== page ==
“Science is often used to argue that the Church needs to revise her teaching on homosexuality. Ironically, recent research has now suggested that many of the presuppositions accepted as dogma by gay activists in our society may themselves have to be revised. At the time of this writing, there is still no conclusive evidence that homosexuality is genetically determined. Thus, it is still impossible to know whether someone who has homosexual inclinations was in fact “born that way.” Next, as Dr. Robert Epstein, the editor-in-chief of Psychology Today pointed out in a recent editorial, the newly published scientific data reviewed in this essay suggest that there is a need to reopen the question – can gays change? – and revisit the issue of sexual conversion and ex-gays. Reparative therapy may be more successful than previously acknowledged especially when it is coupled with religious faith. Finally, the claim that homosexuals are as mentally healthy as heterosexuals is simply not true. Though the source of the psychopathology is not yet clear, homosexual activity is associated with higher rates of depression, anxiety disorder, conduct disorder, substance abuse and suicide.”
Now isn’t that lovely? I much prefer Garber’s conclusion to her own analysis of the same data:
“Like Rock Hudson reading the Kinsey Report, like Simon LeVay charting the biology of gay identity, bisexuals also seek to read the face of nature, to find themselves already written there. Ultimately, however, the object of scrutiny will escape even the most vigilant and searching eyes. Bisexuality undoes statistics, confounds dimporphism, creates a volatile set of subjects who will not stay put in neat and stable categories. No calipers will fit the shape of desire, which remains, thankfully, unquantifiable by even the most finely tested instruments.”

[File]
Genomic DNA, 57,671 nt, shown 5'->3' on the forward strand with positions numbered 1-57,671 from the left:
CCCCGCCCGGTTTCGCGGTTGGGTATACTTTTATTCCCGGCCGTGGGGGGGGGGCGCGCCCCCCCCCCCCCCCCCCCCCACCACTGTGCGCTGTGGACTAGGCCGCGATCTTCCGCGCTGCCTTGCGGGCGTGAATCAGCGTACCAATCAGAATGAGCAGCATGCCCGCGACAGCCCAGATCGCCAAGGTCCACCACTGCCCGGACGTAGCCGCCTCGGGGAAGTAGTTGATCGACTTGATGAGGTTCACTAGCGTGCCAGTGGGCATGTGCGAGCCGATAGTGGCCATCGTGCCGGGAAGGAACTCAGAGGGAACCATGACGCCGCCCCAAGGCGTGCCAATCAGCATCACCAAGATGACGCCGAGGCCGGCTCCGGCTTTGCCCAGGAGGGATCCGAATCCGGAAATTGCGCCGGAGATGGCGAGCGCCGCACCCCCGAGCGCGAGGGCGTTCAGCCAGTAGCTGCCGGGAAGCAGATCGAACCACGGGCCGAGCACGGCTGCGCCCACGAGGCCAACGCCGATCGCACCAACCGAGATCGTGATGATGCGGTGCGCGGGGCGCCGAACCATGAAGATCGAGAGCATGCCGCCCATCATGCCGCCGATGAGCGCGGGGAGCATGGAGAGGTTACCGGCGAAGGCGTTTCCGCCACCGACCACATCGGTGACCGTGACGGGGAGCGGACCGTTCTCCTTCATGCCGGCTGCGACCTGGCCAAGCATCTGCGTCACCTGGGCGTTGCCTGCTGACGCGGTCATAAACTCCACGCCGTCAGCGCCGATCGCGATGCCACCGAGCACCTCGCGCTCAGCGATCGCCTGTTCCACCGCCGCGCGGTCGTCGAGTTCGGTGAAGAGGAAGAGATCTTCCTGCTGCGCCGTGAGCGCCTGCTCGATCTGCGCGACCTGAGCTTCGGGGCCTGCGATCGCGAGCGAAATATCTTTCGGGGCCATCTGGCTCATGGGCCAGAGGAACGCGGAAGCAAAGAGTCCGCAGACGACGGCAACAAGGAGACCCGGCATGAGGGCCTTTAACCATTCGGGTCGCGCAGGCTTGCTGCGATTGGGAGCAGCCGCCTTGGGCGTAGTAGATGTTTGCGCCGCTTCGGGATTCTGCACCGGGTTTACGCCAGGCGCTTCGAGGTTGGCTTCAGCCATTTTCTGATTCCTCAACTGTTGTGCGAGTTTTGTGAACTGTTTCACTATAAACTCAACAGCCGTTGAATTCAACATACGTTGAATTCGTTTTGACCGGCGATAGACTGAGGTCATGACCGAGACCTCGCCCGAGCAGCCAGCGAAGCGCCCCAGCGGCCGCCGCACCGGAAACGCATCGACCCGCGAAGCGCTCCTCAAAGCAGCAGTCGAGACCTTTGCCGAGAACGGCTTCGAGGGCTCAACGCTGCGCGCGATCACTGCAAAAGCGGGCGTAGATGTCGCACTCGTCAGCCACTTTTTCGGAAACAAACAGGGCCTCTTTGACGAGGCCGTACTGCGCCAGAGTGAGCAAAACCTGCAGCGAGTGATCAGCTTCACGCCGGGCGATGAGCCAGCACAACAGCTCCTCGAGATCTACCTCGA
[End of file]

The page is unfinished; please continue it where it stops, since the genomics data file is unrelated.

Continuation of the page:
Clearly, the exact same scientific data can be used by any side of the argument, and trashed by any side of the argument as well. Which is pretty much my point: science isn’t going to help us one way or the other here. All it’s going to do is give us more fodder for speculation on a question that’s not really the one we should be asking in the first place.
I don’t care if my genes made me queer or if I came to it by some wonderful combination of biological predisposition, life experience and choice; I’m happy this way and I have every right to be this way, much like I have every right to breathe and eat and think and laugh and learn and love. If we’re going to look at and analyze sexuality, eroticism, sexual behaviour and desire, I firmly believe we need to do so from a non-judgmental, pluralistic and diversity-friendly point of view. “How,” “when,” “what,” “who” – these are questions of interest. “Why” is just going to keep us running around in circles.